How I Outline

1. I write a one page narrative that gives a basic shape to the story. For this, I use a pared down version of the Snowflake Method, which begins with one potent line and builds exponentially from there.

2. I spend some time in "What if" land. This is where I question every motive and action made by the characters. This often points out gaps in the story or suggests new turns in the plot.

3. I highlight the 2 main scenes that will hinge the book. These are the doorways that the character must go through. Doorway one is the point of no return. This is the action or decision that propels the character into the story. The second is the action or decision that ignites the climax of the story.

4. I fill in the blanks. How do I get from doorway 1 to doorway 2? Here I use small blocks of text that highlight key scenes in a chronological order. I'm not worrying about chapters yet. Only scenes.

5. I write. Outlining doesn't stop here though. Before I start each chapter I decide which scenes it should include and where the best cut off point would be, to leave the reader wanting to turn more pages. Then I take that small chunk of outline and expand it into a full page. Here I lay down specifics. If it's a fight scene, I trace each character's movements. If it's a dialogue scene, who is saying what and for what reason? Even internal monologues can get this treatment. What info needs to come out here? What are the key motivations of each character in the scene? What is the conflict that moves the scene? I call it my floor plan because it's like those footsteps painted on the floor for dance lessons.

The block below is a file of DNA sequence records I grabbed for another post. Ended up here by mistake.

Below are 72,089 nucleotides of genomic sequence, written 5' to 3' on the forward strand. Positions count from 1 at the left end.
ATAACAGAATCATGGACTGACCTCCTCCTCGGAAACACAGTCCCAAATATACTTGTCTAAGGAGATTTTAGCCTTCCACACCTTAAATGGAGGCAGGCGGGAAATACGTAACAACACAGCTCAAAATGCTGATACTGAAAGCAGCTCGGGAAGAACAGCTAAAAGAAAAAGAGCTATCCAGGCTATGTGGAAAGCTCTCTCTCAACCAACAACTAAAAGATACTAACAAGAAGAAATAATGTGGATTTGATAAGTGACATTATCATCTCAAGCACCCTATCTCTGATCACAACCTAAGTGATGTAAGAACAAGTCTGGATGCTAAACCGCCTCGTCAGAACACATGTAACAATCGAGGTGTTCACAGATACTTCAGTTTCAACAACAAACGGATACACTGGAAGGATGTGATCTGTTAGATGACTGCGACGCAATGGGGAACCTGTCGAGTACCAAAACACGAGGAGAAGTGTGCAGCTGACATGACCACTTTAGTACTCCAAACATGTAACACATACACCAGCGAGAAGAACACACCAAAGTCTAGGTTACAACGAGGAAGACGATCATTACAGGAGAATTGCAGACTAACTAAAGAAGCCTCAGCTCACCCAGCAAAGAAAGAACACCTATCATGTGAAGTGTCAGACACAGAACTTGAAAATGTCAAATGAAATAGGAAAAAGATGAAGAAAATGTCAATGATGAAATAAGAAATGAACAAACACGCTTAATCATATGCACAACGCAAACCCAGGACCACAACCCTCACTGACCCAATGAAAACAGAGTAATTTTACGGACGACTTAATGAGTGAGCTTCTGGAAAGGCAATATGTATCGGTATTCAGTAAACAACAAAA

This last bit of outlining is new to me, an innovation that I added after trying many other ways of outlining. It works for me and here's why:

  • With a clear floor plan, I can be free to write creatively, knowing that I won't forget important plot points.
  • Staring at a blank screen can be daunting. The floorpan reassures me that I have some place to go. In fact, I often end a writing session by creating the floor plan for the next day. That way, I feel confident to get right into it as soon as I turn on my computer (after I get distracted by Facebook, my adorable pets, the need for coffee, etc. But that's another blog post.)

6. I create a story logbook. This happens after I have a complete first draft. The logbook contains all the world building in my story, including settings, characters and environments. I do this so that I won’t forget pertinent details as I revise. A logbook becomes particularly important for series of books.

So that's it. Does it work? For me, yes. Feel free to share your outlining successes or failures (those are just as important) in the comments below. For more ideas on building a logbook for your novel or series, check out my revision handbook, Revise to Write, Edit Your Novel, Get Published and Become a Better Writer. 

Kim McDougall is the author of the Hidden Coven series and Revise to Write, Edit Your Novel, Get Published and Become a Better Writer.  She is also a publishing coach and book designer at Castelane, For the Prose.